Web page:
Just six weeks after the launch of its education-only eMac, Apple has done a marketing u-turn launching the product on to the wider consumer market.
But that's not the only change of heart this move represents as, like the old iMacs, the eMac is based around a CRT (cathode ray tube) monitor, which the company had consigned to history with the launch of the flat-panel iMac earlier this year. Apparently this move was forced by the high cost of flat-panel displays.
The eMac was originally launched on 29 April, but its release was limited to education customers. The reasons behind the decision to put it on sale to the general public are unclear; Apple's CEO Steve Jobs said it was a question of demand. Thanks to speedy production of the eMac Jobs says, "We'll have enough eMacs to satisfy both our education and non-education customers."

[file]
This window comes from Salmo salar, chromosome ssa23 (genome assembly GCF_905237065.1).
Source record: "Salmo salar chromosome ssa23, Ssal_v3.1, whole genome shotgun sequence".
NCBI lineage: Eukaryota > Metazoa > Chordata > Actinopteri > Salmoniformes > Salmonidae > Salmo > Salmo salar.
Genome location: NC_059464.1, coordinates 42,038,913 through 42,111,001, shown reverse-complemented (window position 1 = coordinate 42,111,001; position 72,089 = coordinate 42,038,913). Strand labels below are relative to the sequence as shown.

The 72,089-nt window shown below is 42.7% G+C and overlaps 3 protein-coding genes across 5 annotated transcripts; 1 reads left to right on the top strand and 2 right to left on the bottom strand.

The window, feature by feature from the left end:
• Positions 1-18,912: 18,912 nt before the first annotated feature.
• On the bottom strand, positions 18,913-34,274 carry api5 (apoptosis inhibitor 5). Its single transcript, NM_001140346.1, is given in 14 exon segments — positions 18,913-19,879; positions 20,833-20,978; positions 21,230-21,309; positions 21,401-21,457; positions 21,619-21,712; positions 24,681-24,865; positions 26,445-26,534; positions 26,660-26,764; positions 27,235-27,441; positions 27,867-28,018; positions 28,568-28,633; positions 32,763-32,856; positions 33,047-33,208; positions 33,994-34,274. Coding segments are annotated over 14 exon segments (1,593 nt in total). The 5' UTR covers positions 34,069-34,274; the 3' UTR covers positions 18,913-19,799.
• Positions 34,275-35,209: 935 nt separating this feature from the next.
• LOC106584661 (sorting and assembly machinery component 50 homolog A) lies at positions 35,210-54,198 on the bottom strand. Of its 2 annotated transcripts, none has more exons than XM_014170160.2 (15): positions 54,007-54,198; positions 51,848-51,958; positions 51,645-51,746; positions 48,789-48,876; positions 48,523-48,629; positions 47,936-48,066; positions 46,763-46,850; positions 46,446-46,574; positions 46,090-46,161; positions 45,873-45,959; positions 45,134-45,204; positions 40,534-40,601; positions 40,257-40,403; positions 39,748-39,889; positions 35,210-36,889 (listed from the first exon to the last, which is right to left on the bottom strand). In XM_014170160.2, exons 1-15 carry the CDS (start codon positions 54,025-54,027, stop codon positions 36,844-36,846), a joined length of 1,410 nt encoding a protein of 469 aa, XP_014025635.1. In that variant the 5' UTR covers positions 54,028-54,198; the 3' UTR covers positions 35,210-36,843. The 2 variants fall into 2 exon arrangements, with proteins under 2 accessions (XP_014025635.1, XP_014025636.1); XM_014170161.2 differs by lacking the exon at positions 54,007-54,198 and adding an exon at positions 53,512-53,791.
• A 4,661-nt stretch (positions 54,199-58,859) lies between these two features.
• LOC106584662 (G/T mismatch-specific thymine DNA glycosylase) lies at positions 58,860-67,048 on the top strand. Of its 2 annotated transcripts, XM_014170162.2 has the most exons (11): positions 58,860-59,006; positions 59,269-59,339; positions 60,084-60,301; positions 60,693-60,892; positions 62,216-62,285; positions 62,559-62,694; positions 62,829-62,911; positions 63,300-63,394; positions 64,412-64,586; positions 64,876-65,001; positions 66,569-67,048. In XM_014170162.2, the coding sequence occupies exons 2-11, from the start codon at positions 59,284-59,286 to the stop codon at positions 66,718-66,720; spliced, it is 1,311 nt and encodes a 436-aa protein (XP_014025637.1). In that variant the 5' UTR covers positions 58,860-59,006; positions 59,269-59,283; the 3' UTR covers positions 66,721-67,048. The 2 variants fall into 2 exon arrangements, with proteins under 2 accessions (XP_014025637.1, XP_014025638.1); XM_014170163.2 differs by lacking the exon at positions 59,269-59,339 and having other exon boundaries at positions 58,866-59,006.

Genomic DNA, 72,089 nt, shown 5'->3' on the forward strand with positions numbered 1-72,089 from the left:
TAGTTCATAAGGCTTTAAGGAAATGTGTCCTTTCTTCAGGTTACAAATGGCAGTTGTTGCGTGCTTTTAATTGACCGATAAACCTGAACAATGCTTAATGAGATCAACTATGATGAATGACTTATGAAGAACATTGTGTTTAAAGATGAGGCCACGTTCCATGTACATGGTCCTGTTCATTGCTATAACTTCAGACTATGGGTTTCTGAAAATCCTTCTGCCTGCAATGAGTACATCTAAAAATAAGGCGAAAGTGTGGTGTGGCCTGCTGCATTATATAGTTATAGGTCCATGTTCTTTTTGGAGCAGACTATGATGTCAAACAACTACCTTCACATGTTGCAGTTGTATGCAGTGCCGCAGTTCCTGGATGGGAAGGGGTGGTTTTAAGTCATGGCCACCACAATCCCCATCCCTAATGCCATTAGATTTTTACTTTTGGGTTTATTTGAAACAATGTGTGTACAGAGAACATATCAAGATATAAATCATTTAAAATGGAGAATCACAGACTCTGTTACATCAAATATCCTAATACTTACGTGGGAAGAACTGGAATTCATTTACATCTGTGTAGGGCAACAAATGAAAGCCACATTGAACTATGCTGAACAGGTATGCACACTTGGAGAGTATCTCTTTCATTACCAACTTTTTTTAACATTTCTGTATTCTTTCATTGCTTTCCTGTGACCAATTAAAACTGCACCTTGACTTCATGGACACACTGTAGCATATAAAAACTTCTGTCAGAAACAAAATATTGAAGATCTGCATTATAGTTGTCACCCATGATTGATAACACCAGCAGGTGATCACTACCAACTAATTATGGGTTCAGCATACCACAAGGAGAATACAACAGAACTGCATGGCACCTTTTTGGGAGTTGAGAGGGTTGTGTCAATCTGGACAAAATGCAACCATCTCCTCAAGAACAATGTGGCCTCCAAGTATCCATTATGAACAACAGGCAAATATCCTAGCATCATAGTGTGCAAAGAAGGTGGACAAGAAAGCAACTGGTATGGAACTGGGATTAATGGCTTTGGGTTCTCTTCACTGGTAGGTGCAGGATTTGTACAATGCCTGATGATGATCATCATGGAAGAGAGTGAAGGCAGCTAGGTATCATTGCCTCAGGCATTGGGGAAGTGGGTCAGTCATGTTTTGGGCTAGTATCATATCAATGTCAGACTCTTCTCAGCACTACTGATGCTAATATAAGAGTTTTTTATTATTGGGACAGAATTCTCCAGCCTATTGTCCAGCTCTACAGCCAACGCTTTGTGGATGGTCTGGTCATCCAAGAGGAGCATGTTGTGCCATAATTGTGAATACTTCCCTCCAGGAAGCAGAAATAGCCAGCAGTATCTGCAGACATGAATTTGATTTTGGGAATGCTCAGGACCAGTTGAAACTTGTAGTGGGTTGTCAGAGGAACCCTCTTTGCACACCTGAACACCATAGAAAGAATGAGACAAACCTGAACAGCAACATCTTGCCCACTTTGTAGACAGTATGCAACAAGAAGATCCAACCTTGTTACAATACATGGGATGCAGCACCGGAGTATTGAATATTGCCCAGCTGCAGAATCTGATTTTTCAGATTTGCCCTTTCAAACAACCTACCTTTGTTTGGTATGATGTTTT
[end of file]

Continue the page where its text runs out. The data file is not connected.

The extra demand for the eMac could be because prices start at just £808, which is over £250 cheaper than the low-end iMac.
There are three eMacs available in the consumer range — all have a 17in CRT screen; 700MHz G4 processor; 40GB hard drive; nVidia GeForce2 MX graphics card; built-in ethernet and modem; and CD-RW drive. The mid-range model, priced £935, has 256MB of RAM and a tilt-and-swivel stand, and the top-of-the-range eMac adds 512MB of RAM and an extended guarantee for £1,181.